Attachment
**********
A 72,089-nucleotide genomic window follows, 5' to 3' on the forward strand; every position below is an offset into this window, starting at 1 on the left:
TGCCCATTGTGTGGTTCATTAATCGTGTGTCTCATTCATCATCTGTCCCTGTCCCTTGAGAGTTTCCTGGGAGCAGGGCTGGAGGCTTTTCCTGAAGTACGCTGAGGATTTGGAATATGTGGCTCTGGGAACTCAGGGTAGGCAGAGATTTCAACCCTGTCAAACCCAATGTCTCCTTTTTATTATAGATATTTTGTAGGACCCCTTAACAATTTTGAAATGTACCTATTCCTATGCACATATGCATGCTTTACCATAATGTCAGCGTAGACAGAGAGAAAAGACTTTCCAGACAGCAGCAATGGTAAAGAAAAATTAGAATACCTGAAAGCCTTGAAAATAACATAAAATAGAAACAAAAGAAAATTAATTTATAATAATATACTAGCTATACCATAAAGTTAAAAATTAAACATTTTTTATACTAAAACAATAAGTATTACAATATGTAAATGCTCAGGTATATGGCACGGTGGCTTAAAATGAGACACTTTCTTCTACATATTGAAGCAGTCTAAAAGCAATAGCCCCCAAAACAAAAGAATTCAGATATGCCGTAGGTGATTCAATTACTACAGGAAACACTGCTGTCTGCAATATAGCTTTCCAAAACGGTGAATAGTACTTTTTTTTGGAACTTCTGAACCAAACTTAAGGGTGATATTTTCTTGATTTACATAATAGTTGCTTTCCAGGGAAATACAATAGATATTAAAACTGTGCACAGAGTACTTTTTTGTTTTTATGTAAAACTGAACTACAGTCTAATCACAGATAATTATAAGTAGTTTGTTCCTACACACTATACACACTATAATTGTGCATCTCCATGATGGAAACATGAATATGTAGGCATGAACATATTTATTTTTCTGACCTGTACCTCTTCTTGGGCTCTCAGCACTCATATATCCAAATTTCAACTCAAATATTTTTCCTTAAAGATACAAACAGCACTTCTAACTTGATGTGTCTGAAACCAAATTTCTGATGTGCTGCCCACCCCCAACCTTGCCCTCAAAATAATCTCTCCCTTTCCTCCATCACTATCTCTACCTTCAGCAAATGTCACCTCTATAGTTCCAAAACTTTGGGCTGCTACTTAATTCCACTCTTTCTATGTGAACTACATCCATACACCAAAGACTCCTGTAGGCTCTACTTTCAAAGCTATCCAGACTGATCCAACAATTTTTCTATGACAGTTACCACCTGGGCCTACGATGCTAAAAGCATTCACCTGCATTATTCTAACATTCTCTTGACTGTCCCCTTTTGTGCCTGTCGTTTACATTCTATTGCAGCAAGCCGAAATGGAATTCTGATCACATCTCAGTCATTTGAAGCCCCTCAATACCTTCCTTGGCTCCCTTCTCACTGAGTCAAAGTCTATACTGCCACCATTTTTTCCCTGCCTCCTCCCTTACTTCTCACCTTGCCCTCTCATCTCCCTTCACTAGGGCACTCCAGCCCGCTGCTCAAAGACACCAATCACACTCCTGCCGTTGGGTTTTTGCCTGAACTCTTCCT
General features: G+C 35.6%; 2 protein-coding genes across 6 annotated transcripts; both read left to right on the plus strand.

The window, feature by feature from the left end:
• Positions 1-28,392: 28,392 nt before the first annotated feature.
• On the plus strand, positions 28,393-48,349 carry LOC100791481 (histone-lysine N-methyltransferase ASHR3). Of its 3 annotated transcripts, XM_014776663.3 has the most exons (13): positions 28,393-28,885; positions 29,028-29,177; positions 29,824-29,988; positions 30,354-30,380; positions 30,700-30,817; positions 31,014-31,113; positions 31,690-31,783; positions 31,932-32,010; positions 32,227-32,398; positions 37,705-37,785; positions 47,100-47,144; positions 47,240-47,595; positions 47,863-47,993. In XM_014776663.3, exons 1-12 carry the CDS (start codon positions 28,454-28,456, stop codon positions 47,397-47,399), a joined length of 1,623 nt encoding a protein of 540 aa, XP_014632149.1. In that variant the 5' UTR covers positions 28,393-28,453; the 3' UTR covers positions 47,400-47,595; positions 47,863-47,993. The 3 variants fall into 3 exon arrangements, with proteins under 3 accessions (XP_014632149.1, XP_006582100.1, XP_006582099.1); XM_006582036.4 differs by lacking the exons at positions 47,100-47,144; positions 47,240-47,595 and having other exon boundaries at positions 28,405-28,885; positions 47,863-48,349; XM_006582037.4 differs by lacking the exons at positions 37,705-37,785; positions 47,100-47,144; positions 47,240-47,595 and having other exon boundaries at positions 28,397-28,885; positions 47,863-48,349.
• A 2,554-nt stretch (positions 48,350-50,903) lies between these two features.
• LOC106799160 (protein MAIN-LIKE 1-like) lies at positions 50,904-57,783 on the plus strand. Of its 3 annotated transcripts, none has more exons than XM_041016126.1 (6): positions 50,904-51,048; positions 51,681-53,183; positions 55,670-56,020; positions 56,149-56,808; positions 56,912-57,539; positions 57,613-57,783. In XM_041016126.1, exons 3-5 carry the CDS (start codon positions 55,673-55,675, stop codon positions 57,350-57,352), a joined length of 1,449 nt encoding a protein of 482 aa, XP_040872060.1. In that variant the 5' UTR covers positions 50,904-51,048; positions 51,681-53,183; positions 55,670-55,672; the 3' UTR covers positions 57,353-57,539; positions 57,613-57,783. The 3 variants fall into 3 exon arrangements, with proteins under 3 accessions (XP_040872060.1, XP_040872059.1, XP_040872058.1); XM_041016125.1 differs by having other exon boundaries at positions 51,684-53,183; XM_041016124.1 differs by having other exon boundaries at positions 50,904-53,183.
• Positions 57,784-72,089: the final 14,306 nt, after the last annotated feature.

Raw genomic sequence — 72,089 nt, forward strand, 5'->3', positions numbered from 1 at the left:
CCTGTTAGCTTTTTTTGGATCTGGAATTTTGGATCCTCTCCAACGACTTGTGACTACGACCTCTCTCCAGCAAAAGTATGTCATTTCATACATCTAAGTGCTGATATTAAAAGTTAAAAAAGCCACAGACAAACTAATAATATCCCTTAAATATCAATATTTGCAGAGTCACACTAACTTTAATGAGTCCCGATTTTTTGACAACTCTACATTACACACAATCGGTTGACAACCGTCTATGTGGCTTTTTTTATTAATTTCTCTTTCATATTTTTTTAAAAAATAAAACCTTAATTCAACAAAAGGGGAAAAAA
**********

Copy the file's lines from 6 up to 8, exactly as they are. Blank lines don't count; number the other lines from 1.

• On the plus strand, positions 28,393-48,349 carry LOC100791481 (histone-lysine N-methyltransferase ASHR3). Of its 3 annotated transcripts, XM_014776663.3 has the most exons (13): positions 28,393-28,885; positions 29,028-29,177; positions 29,824-29,988; positions 30,354-30,380; positions 30,700-30,817; positions 31,014-31,113; positions 31,690-31,783; positions 31,932-32,010; positions 32,227-32,398; positions 37,705-37,785; positions 47,100-47,144; positions 47,240-47,595; positions 47,863-47,993. In XM_014776663.3, exons 1-12 carry the CDS (start codon positions 28,454-28,456, stop codon positions 47,397-47,399), a joined length of 1,623 nt encoding a protein of 540 aa, XP_014632149.1. In that variant the 5' UTR covers positions 28,393-28,453; the 3' UTR covers positions 47,400-47,595; positions 47,863-47,993. The 3 variants fall into 3 exon arrangements, with proteins under 3 accessions (XP_014632149.1, XP_006582100.1, XP_006582099.1); XM_006582036.4 differs by lacking the exons at positions 47,100-47,144; positions 47,240-47,595 and having other exon boundaries at positions 28,405-28,885; positions 47,863-48,349; XM_006582037.4 differs by lacking the exons at positions 37,705-37,785; positions 47,100-47,144; positions 47,240-47,595 and having other exon boundaries at positions 28,397-28,885; positions 47,863-48,349.
• A 2,554-nt stretch (positions 48,350-50,903) lies between these two features.
• LOC106799160 (protein MAIN-LIKE 1-like) lies at positions 50,904-57,783 on the plus strand. Of its 3 annotated transcripts, none has more exons than XM_041016126.1 (6): positions 50,904-51,048; positions 51,681-53,183; positions 55,670-56,020; positions 56,149-56,808; positions 56,912-57,539; positions 57,613-57,783. In XM_041016126.1, exons 3-5 carry the CDS (start codon positions 55,673-55,675, stop codon positions 57,350-57,352), a joined length of 1,449 nt encoding a protein of 482 aa, XP_040872060.1. In that variant the 5' UTR covers positions 50,904-51,048; positions 51,681-53,183; positions 55,670-55,672; the 3' UTR covers positions 57,353-57,539; positions 57,613-57,783. The 3 variants fall into 3 exon arrangements, with proteins under 3 accessions (XP_040872060.1, XP_040872059.1, XP_040872058.1); XM_041016125.1 differs by having other exon boundaries at positions 51,684-53,183; XM_041016124.1 differs by having other exon boundaries at positions 50,904-53,183.